Astronomers Study Hot Exoplanets That Rain Titanium and Have Aluminium Oxide Clouds

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Researchers discovered a multitude of exoplanets of an odd type, dubbed “Hot Jupiters,” thanks to the Kepler mission’s success. 

Those exoplanets are gas giants that orbit their stars very close that they reach incredibly high temperatures. They also have some exotic atmospheres that contain something unusual, such as titanium rain, and clouds of aluminum oxide. Here is what you should know.

Hot Exoplanets Features and Other Peculiar Details

A team of astronomers has realized a cloud atlas for Hot Jupiters, describing which type of clouds and atmospheres we’ll observe when we see different Hot Jupiters. Though all Hot Jupiters are alike, they do have some differences. And those differences can control what astronomers will observe in the atmospheres, as they develop more capable telescopes. 

The exoplanet atmospheres is an essential topic in astronomy nowadays. Astronomers succeeded in looking at those atmospheres as starlight moves through them and establish some facts about their structure. They’ve created some aluminum oxides models, such as corundum, the stuff of sapphires and rubies; silicon oxides, or silicates, such as quartz; molten salt, like potassium chloride; organic hydrocarbon compounds; and sulfides of manganese or zinc that exist as rocks on Earth.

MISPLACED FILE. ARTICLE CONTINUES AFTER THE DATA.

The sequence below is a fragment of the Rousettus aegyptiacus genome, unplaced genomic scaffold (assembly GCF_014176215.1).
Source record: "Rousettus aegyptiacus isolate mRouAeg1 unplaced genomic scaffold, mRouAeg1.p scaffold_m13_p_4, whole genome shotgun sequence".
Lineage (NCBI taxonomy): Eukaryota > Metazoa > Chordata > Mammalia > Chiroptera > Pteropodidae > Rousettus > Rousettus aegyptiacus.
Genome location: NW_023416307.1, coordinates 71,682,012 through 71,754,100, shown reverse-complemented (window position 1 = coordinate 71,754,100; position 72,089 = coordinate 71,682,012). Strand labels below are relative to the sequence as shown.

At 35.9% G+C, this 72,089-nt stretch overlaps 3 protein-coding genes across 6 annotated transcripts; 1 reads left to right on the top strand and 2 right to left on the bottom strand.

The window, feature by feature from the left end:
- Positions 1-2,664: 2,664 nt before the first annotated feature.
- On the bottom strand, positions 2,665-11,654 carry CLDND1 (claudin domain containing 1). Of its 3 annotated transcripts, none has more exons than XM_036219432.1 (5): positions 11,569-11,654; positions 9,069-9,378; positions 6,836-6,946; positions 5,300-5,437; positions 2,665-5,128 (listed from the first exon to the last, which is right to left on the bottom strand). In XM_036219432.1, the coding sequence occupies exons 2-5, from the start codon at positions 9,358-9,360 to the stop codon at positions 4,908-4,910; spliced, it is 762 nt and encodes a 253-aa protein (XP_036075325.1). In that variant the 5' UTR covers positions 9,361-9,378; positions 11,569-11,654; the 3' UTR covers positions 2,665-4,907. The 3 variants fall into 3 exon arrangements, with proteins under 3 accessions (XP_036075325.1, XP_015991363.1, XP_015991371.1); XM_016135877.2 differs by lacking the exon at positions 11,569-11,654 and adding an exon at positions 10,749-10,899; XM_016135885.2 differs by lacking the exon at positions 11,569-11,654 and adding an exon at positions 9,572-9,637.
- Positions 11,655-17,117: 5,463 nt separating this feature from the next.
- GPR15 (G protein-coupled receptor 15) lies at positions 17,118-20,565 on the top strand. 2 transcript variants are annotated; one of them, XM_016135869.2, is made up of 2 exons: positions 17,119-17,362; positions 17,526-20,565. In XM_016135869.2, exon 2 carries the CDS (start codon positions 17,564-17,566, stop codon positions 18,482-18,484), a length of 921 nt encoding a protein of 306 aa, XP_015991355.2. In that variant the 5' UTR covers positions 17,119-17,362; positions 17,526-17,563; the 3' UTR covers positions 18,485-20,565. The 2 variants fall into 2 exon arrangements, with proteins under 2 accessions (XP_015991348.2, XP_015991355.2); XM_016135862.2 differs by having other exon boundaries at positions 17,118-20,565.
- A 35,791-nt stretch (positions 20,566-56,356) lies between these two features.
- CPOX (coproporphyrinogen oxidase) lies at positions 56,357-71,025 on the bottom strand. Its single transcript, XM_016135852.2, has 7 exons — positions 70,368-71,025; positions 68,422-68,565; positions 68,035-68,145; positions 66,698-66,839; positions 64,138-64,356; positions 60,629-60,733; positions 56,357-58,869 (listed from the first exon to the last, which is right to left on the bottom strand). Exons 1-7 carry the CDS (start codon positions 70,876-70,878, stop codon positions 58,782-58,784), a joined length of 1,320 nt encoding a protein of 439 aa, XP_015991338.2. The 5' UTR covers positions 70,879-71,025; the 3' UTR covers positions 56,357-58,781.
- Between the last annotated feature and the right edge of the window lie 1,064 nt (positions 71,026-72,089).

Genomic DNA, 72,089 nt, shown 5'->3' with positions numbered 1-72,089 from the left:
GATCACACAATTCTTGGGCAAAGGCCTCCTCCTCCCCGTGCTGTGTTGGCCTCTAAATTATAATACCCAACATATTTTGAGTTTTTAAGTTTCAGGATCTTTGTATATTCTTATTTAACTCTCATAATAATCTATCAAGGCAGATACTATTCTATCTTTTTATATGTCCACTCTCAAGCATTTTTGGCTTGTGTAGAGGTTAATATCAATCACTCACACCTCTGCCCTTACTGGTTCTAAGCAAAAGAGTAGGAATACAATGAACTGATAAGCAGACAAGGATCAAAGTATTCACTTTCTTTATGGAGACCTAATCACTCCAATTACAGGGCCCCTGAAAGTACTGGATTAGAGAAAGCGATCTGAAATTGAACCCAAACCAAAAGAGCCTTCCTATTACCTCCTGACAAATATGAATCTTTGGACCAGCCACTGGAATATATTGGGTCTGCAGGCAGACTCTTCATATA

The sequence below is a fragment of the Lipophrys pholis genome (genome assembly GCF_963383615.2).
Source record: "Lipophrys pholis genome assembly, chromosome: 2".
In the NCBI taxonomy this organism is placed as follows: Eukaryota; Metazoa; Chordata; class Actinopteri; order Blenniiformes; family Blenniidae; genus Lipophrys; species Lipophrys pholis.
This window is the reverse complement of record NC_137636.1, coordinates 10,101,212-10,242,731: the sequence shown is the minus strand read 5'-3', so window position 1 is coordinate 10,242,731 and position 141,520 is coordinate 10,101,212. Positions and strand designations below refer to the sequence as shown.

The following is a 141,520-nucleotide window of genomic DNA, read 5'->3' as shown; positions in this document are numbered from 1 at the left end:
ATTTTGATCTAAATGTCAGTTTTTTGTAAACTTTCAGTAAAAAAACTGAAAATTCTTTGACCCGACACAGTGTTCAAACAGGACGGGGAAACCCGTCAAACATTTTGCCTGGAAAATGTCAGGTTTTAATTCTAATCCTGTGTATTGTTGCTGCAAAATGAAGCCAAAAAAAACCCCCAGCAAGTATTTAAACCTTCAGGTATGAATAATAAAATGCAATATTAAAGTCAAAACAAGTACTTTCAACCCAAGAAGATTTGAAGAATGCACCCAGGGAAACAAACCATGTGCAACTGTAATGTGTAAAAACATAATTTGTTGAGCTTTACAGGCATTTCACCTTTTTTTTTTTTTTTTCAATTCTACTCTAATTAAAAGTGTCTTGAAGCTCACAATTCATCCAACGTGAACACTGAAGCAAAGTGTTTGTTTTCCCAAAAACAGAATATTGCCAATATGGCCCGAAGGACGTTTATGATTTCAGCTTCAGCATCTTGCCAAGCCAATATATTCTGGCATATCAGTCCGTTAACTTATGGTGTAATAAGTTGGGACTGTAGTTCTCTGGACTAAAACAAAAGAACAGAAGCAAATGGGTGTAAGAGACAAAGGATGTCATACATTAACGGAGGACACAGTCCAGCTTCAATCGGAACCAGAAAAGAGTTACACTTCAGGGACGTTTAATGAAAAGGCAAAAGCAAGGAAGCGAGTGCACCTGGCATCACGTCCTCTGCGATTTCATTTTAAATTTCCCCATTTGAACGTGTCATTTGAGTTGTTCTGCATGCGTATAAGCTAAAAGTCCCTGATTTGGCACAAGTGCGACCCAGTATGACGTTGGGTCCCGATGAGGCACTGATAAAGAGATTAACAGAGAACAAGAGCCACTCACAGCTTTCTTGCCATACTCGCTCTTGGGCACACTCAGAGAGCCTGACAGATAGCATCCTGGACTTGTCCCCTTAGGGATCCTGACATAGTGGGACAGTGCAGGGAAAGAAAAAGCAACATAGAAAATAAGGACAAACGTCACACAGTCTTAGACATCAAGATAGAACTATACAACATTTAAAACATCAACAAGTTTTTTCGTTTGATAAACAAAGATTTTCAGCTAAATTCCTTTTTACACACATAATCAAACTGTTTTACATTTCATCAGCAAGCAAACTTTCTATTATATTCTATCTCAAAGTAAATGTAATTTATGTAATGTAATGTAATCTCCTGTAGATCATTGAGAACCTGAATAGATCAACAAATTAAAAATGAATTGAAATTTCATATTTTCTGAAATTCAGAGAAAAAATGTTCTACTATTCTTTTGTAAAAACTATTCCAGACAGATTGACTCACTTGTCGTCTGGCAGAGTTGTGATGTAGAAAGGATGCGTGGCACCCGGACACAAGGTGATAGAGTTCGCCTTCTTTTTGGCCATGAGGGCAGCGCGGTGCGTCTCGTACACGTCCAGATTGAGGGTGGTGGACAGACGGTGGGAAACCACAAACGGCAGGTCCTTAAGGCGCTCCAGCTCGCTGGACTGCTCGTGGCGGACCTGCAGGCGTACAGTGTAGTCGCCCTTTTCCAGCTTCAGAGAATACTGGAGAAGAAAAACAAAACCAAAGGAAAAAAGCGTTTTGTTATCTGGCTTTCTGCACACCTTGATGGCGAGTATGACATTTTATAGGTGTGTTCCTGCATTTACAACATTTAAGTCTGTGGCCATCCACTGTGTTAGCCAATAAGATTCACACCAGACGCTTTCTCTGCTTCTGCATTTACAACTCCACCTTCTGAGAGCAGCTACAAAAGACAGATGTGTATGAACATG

The models were adapted from models produced around Earth’s atmosphere, then prolonged to planets like Jupiter, which has a violent atmosphere comprising clouds of ammonia and methane. From there, the team extended it to include Hot Jupiters, with temperatures up to 2500 degrees Celsius. They aimed to observe atmospheric gases of various molecules and atoms condense into droplets, how they might be carried through atmospheres, and how those droplets grow or evaporate. 

“What we have done is to take this model and bring it out to the rest of the galaxy, making it able to simulate silicate clouds and iron clouds and salt clouds,” detailed lead author of the study, Peter Gao. 

The team of astronomers also discovered that in the hottest of Hot Jupiters, titanium oxides and aluminum oxides condense into high-level clouds, while in exoplanets with cooler temperatures, those clouds develop more profound in the planet, and are covered by higher silicate clouds. Gao stated that the greatest Hot Jupiters for atmospheric research are in two temperatures ranges. One is a group between 900k and 1400k, and the other is over 2200k. 

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